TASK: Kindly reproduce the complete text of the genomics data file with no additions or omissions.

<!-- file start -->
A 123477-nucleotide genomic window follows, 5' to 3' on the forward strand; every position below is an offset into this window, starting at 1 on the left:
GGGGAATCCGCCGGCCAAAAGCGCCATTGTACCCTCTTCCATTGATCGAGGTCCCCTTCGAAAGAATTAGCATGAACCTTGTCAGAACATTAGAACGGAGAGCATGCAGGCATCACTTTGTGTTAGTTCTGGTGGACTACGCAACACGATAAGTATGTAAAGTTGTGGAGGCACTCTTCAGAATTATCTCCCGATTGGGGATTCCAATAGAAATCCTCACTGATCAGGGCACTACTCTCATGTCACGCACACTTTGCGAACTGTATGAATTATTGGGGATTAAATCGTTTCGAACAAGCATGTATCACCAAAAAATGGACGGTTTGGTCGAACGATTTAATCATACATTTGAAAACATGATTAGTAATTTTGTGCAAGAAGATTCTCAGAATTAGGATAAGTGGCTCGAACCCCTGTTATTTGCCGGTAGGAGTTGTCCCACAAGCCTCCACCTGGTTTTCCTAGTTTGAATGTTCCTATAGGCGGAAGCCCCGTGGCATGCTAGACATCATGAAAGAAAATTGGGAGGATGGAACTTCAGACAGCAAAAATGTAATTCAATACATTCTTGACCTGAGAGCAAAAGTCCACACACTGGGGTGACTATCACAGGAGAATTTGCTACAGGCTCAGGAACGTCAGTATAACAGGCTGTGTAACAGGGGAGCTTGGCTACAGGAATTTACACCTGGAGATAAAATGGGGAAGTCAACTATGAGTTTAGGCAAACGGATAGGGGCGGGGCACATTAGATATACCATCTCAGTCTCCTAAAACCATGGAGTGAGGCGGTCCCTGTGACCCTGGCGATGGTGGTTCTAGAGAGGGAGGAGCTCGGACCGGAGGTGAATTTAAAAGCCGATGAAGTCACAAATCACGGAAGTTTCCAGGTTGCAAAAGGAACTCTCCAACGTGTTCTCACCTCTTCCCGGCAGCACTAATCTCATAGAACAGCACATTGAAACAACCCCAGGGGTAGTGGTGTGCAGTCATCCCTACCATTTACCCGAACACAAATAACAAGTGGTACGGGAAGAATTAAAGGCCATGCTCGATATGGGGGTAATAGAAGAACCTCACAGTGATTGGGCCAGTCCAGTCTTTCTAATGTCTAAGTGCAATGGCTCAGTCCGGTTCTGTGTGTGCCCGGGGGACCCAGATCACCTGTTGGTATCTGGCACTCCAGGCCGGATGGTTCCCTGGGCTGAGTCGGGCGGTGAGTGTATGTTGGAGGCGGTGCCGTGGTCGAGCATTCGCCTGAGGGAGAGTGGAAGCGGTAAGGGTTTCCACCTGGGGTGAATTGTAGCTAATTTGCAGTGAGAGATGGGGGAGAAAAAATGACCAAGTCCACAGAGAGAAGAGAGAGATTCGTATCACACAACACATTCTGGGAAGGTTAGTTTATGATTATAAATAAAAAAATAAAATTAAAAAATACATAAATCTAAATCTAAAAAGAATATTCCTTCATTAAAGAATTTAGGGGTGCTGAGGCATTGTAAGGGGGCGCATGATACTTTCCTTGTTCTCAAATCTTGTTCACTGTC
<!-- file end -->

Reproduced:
A 123477-nucleotide genomic window follows, 5' to 3' on the forward strand; every position below is an offset into this window, starting at 1 on the left:
GGGGAATCCGCCGGCCAAAAGCGCCATTGTACCCTCTTCCATTGATCGAGGTCCCCTTCGAAAGAATTAGCATGAACCTTGTCAGAACATTAGAACGGAGAGCATGCAGGCATCACTTTGTGTTAGTTCTGGTGGACTACGCAACACGATAAGTATGTAAAGTTGTGGAGGCACTCTTCAGAATTATCTCCCGATTGGGGATTCCAATAGAAATCCTCACTGATCAGGGCACTACTCTCATGTCACGCACACTTTGCGAACTGTATGAATTATTGGGGATTAAATCGTTTCGAACAAGCATGTATCACCAAAAAATGGACGGTTTGGTCGAACGATTTAATCATACATTTGAAAACATGATTAGTAATTTTGTGCAAGAAGATTCTCAGAATTAGGATAAGTGGCTCGAACCCCTGTTATTTGCCGGTAGGAGTTGTCCCACAAGCCTCCACCTGGTTTTCCTAGTTTGAATGTTCCTATAGGCGGAAGCCCCGTGGCATGCTAGACATCATGAAAGAAAATTGGGAGGATGGAACTTCAGACAGCAAAAATGTAATTCAATACATTCTTGACCTGAGAGCAAAAGTCCACACACTGGGGTGACTATCACAGGAGAATTTGCTACAGGCTCAGGAACGTCAGTATAACAGGCTGTGTAACAGGGGAGCTTGGCTACAGGAATTTACACCTGGAGATAAAATGGGGAAGTCAACTATGAGTTTAGGCAAACGGATAGGGGCGGGGCACATTAGATATACCATCTCAGTCTCCTAAAACCATGGAGTGAGGCGGTCCCTGTGACCCTGGCGATGGTGGTTCTAGAGAGGGAGGAGCTCGGACCGGAGGTGAATTTAAAAGCCGATGAAGTCACAAATCACGGAAGTTTCCAGGTTGCAAAAGGAACTCTCCAACGTGTTCTCACCTCTTCCCGGCAGCACTAATCTCATAGAACAGCACATTGAAACAACCCCAGGGGTAGTGGTGTGCAGTCATCCCTACCATTTACCCGAACACAAATAACAAGTGGTACGGGAAGAATTAAAGGCCATGCTCGATATGGGGGTAATAGAAGAACCTCACAGTGATTGGGCCAGTCCAGTCTTTCTAATGTCTAAGTGCAATGGCTCAGTCCGGTTCTGTGTGTGCCCGGGGGACCCAGATCACCTGTTGGTATCTGGCACTCCAGGCCGGATGGTTCCCTGGGCTGAGTCGGGCGGTGAGTGTATGTTGGAGGCGGTGCCGTGGTCGAGCATTCGCCTGAGGGAGAGTGGAAGCGGTAAGGGTTTCCACCTGGGGTGAATTGTAGCTAATTTGCAGTGAGAGATGGGGGAGAAAAAATGACCAAGTCCACAGAGAGAAGAGAGAGATTCGTATCACACAACACATTCTGGGAAGGTTAGTTTATGATTATAAATAAAAAAATAAAATTAAAAAATACATAAATCTAAATCTAAAAAGAATATTCCTTCATTAAAGAATTTAGGGGTGCTGAGGCATTGTAAGGGGGCGCATGATACTTTCCTTGTTCTCAAATCTTGTTCACTGTC